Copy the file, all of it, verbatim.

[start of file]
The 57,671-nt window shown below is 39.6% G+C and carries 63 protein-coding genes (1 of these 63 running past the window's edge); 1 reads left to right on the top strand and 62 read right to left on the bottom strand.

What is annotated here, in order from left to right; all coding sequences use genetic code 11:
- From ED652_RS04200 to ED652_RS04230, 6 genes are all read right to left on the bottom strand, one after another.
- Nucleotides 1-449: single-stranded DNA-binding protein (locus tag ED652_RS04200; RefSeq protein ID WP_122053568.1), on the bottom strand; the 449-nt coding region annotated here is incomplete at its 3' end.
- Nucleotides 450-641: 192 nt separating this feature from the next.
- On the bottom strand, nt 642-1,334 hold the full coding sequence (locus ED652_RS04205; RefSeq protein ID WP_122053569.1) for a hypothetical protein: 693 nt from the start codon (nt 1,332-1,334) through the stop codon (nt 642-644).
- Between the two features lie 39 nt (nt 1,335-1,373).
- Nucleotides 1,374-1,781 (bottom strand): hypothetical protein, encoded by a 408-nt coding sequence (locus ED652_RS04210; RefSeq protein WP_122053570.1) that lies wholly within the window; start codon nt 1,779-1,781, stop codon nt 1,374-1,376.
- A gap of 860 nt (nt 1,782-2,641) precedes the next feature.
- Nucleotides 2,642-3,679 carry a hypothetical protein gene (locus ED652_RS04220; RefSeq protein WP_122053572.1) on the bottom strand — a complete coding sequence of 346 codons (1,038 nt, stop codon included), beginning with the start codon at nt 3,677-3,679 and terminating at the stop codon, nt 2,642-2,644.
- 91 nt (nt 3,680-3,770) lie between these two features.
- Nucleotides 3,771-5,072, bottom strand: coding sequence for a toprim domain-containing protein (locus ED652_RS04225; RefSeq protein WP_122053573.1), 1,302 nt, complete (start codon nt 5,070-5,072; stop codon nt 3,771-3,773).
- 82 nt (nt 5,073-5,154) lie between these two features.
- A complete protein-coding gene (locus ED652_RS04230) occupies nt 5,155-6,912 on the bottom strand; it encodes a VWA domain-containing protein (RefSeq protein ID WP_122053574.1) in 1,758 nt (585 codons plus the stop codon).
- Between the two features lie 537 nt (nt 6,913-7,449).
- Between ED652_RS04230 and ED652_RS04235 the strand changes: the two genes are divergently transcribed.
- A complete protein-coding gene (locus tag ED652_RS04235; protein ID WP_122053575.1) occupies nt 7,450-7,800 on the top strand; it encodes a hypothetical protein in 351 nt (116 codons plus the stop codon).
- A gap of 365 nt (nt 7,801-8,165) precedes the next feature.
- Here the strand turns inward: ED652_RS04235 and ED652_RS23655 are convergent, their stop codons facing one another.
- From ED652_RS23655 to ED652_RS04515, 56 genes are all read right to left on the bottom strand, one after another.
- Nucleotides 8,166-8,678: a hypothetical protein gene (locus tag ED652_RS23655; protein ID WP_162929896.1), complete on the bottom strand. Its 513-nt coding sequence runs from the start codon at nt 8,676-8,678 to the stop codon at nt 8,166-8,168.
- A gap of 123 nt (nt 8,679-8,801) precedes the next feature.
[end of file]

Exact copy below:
The 57,671-nt window shown below is 39.6% G+C and carries 63 protein-coding genes (1 of these 63 running past the window's edge); 1 reads left to right on the top strand and 62 read right to left on the bottom strand.

What is annotated here, in order from left to right; all coding sequences use genetic code 11:
- From ED652_RS04200 to ED652_RS04230, 6 genes are all read right to left on the bottom strand, one after another.
- Nucleotides 1-449: single-stranded DNA-binding protein (locus tag ED652_RS04200; RefSeq protein ID WP_122053568.1), on the bottom strand; the 449-nt coding region annotated here is incomplete at its 3' end.
- Nucleotides 450-641: 192 nt separating this feature from the next.
- On the bottom strand, nt 642-1,334 hold the full coding sequence (locus ED652_RS04205; RefSeq protein ID WP_122053569.1) for a hypothetical protein: 693 nt from the start codon (nt 1,332-1,334) through the stop codon (nt 642-644).
- Between the two features lie 39 nt (nt 1,335-1,373).
- Nucleotides 1,374-1,781 (bottom strand): hypothetical protein, encoded by a 408-nt coding sequence (locus ED652_RS04210; RefSeq protein WP_122053570.1) that lies wholly within the window; start codon nt 1,779-1,781, stop codon nt 1,374-1,376.
- A gap of 860 nt (nt 1,782-2,641) precedes the next feature.
- Nucleotides 2,642-3,679 carry a hypothetical protein gene (locus ED652_RS04220; RefSeq protein WP_122053572.1) on the bottom strand — a complete coding sequence of 346 codons (1,038 nt, stop codon included), beginning with the start codon at nt 3,677-3,679 and terminating at the stop codon, nt 2,642-2,644.
- 91 nt (nt 3,680-3,770) lie between these two features.
- Nucleotides 3,771-5,072, bottom strand: coding sequence for a toprim domain-containing protein (locus ED652_RS04225; RefSeq protein WP_122053573.1), 1,302 nt, complete (start codon nt 5,070-5,072; stop codon nt 3,771-3,773).
- 82 nt (nt 5,073-5,154) lie between these two features.
- A complete protein-coding gene (locus ED652_RS04230) occupies nt 5,155-6,912 on the bottom strand; it encodes a VWA domain-containing protein (RefSeq protein ID WP_122053574.1) in 1,758 nt (585 codons plus the stop codon).
- Between the two features lie 537 nt (nt 6,913-7,449).
- Between ED652_RS04230 and ED652_RS04235 the strand changes: the two genes are divergently transcribed.
- A complete protein-coding gene (locus tag ED652_RS04235; protein ID WP_122053575.1) occupies nt 7,450-7,800 on the top strand; it encodes a hypothetical protein in 351 nt (116 codons plus the stop codon).
- A gap of 365 nt (nt 7,801-8,165) precedes the next feature.
- Here the strand turns inward: ED652_RS04235 and ED652_RS23655 are convergent, their stop codons facing one another.
- From ED652_RS23655 to ED652_RS04515, 56 genes are all read right to left on the bottom strand, one after another.
- Nucleotides 8,166-8,678: a hypothetical protein gene (locus tag ED652_RS23655; protein ID WP_162929896.1), complete on the bottom strand. Its 513-nt coding sequence runs from the start codon at nt 8,676-8,678 to the stop codon at nt 8,166-8,168.
- A gap of 123 nt (nt 8,679-8,801) precedes the next feature.